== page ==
Media moguls meet at the Aspen Institute to discuss layoffs, innovations and the future of mass communications

By Mick Gregory

Aspen – William Dean Singleton and other industry leaders attending the Aspen Institute’s annual Forum on Communications and Society. This is elite society’s tony little August getaway in the boutique ski town of Aspen.

The Aspen Institute Forum on Communications and Society (FOCAS) is a dialogue to explore the societal impact of the digital revolution and to develop strategies for how the new communications and information technologies can be employed for the greater benefit of everyone in society. FOCAS seeks to do this, first by taking a critical look at how advances in these fields will impact traditional democratic values and institutions, and then by asking what policies the private and public sectors should pursue, individually and collectively, to foster a better and more democratic society. –Aspen Institue

Dick Morris in his current best seller “Outrage,” goes in to depth on the liberal, socialist Aspen Institue’s agenda. They let millionaires influence politicians with all-expense-paid vacations to exotic spots to learn more about how to create a perfect democratic society.

The Democrat Congressman’s Best Friend: The Aspen Institute — the Gift That Keeps on Giving.
By far, the biggest spender on congressional trips is the Aspen Institute.
Who was the top congressional traveler funded by the Aspen Institute? Goerge Miller Democrat from Northern California who attended 26 vacation/conferences along with his wife from 2000-2006, visiting places like the Grand Caymans, Florence, Italy, Helsinki, Finland, China, Rome, Moscow, Cancun, Venice Italy, Dublin, Ireland, Honolulu, Barcelona, Spain to name just a few. Nice life. Henry Waxman, Democrat from California was also a regular Aspen traveler in the Top 10 as well and Democrat Maurice Hinchey, Democrat from New York and Barbara Boxer, Democrat from Northern California.

BTW- Hinchey is one of the Congressmen is trying to get Michael Savage off the air.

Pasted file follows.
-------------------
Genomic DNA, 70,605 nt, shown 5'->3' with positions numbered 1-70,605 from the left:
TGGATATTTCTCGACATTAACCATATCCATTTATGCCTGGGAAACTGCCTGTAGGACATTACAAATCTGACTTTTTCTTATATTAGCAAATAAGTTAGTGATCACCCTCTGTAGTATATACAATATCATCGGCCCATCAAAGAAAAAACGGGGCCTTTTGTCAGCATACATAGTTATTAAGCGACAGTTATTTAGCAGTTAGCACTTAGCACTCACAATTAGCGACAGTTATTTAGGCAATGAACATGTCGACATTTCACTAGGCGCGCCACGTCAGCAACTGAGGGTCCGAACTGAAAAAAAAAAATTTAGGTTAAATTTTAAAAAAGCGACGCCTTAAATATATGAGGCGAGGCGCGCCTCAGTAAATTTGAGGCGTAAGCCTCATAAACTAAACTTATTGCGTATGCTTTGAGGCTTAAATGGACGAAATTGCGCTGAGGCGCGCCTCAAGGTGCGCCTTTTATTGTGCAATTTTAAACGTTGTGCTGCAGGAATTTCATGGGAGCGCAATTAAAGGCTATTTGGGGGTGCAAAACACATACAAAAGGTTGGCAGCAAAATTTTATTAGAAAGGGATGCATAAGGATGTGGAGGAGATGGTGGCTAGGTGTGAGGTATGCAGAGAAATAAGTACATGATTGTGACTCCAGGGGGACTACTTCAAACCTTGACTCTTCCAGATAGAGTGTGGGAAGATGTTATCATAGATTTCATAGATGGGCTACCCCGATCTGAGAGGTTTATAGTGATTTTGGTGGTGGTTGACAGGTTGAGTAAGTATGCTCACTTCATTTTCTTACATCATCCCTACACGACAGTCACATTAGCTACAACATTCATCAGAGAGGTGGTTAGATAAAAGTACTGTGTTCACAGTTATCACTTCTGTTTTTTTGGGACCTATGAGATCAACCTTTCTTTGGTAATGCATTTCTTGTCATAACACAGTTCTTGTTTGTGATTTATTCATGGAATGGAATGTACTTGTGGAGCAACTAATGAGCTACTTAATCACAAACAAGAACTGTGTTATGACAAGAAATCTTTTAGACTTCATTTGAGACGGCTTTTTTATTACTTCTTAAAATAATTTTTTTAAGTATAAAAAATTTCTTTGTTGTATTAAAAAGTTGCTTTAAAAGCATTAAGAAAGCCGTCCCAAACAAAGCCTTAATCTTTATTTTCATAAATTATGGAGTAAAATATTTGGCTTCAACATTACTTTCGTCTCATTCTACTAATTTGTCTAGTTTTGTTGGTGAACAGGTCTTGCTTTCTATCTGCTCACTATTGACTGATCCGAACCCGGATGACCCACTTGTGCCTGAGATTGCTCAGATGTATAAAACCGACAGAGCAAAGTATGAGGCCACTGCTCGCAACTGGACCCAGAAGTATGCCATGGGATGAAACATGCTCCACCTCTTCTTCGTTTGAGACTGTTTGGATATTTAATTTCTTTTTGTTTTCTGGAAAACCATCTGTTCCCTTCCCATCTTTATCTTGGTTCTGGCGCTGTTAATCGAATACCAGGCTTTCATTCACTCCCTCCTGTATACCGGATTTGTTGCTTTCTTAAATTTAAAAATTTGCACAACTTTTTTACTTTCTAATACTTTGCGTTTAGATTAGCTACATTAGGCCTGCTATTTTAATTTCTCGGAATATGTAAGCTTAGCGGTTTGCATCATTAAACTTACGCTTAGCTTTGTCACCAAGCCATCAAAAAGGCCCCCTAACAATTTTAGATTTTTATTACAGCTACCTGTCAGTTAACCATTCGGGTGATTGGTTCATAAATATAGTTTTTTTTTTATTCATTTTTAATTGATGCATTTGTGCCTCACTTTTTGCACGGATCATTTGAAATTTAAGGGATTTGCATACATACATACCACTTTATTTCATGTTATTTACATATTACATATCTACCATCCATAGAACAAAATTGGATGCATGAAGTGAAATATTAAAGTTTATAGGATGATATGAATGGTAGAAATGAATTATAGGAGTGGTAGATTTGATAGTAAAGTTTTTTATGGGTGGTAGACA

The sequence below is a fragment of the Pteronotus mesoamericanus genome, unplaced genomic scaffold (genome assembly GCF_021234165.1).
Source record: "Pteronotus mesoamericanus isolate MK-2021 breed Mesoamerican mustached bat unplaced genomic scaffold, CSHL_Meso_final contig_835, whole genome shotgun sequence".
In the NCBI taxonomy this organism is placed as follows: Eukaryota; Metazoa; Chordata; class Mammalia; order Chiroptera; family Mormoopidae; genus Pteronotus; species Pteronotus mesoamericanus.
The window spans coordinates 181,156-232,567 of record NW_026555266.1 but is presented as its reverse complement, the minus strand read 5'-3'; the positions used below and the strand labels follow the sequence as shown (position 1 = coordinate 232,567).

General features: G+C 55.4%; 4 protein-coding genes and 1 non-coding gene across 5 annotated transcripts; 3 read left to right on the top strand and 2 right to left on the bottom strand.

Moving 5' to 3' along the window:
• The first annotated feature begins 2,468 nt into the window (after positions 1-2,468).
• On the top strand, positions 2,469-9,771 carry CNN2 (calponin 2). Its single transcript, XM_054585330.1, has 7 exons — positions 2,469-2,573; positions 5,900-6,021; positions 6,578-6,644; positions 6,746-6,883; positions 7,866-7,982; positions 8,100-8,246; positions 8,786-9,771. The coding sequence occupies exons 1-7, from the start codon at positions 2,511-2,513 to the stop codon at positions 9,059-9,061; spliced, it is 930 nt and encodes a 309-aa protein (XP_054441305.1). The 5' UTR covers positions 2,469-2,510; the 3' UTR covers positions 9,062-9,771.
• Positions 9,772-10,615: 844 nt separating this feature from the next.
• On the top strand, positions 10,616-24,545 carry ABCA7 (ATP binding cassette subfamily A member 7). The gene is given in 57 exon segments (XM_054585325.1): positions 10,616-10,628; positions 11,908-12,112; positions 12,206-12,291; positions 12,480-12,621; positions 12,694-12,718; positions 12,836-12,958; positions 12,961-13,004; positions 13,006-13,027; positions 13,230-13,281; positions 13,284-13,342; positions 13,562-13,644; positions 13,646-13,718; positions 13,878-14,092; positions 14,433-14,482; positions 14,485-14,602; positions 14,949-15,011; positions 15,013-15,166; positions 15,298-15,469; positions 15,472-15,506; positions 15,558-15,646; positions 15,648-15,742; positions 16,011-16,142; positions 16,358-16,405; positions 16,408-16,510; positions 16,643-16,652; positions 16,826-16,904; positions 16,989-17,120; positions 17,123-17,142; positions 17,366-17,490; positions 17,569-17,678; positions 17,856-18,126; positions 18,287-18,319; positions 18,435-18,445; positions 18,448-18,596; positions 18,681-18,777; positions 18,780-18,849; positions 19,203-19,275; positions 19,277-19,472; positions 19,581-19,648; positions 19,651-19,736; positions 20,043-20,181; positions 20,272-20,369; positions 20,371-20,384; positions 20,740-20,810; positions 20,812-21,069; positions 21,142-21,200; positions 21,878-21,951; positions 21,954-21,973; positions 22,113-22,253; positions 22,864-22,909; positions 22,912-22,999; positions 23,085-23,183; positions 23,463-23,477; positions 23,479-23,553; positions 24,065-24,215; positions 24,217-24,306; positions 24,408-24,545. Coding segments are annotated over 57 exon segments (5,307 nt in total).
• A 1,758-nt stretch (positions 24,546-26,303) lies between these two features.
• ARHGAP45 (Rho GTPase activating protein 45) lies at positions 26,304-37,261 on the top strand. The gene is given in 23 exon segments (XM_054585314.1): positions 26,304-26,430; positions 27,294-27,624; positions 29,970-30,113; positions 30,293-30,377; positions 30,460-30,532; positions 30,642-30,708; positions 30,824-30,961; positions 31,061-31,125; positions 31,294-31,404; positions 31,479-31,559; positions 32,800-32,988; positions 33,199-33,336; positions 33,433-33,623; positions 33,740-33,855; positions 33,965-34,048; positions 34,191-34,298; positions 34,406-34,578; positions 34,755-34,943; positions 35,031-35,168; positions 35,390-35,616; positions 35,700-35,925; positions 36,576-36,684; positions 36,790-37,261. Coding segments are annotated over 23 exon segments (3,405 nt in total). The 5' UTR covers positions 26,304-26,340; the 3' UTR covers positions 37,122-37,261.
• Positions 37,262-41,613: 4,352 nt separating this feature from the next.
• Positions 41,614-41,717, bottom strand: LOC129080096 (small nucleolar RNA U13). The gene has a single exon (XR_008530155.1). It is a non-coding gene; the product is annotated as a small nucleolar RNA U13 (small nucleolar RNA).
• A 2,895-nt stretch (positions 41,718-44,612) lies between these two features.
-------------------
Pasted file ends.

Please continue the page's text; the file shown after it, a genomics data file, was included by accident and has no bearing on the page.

Back to the conference.
“It’s not a dying business; it’s a changing business,” said William Dean Singleton, who was part of a “distinguished” panel that discussed the future of newspapers.

Singleton has a well-deserved reputation for buying failing newspapers for pennies on the dollar, gutting them, and keeping a healthy profit margin.

This year’s junket has explored how new technologies and consumer behaviors are changing the way old media like newspapers and new media like blogs are serving customers, communities and the broader social good.

Questions have been raised about how major newspapers, which are experiencing a decline in revenues from advertising, and their journalists – once deemed watchdogs of government – are working in the face of the onslaught of Web-based competition, including citizen journalists.

Arthur Sulzberger (pronounced Sulzberjay) Jr., publisher of The New York Times, said technology has allowed the paper to become “ubiquitous,” with people getting news from The Times in print, on the Web and on cellphones.

“We are where you want to find us. We don’t define ourselves as print,” he said. “We’re getting out of the mind-set that we snap a picture of the world (at a certain time) and present it to you (the next day).”
Engaging readers through Web- based tools, such as message boards and citizen journalism – allowing users to post stories and photos online – is key for building a reputable and profitable Web presence, said Caroline Little, CEO and publisher of Washingtonpost.Newsweek Interactive.
Pinch (his nickname) has a point. The New York Times was just honored with No. 1 spot in the Top 10 of newspaper Web sites.

“One of the things about publishing on the Internet is that speed is everything. (You’re) getting information out in smaller chunks that people can consume quickly,” he said.
Singleton, who also is the chairman and publisher of The Denver Post, said that while advertising dollars may be falling away from large metropolitan dailies, newspapers with circulations between 20,000 and 250,000 are thriving. He pointed to the Denver Newspaper Agency’s YourHub publications as a successful model of hyperlocal journalism, both in the weekly print product and on the Web.
“It gives you a lot of interesting content that our staff wouldn’t be able to get to,” he said. “Online, you have an unlimited amount of space; you can get down Boy Scout awards. In a paper like (The Denver Post), we could never run Boy Scout awards.”

Singleton said he didn’t blame Craig Newmark, a fellow panelist and founder of – a site that allows most people to write and post classified and personal ads for free – taking hundreds of millions of dollars of advertising revenue from newspaper classifieds.

“It isn’t Craig’s doing, but innovation at its best. It’s nobody’s fault; it just happened,” he said. “It’s hard to compete with free.”

POP QUIZ: Who is more wealthy, Nancy Pelosi or Tom DeLay?

The Facts: Nancy Pelosi has a net worth of $55 million dollars. Tom DeLay has zero net worth, in fact he has nearly $1 million in legal defence bills to fight Democrat legal actions in Austin Texas.

One thought on “Media moguls meet at the Aspen Institute to discuss layoffs, innovations and the future of mass communications

  1. Pingback: University Update - Mitt Romney - Media moguls meet at the Aspen Institute to discuss layoffs, innovations and the future of mass communications

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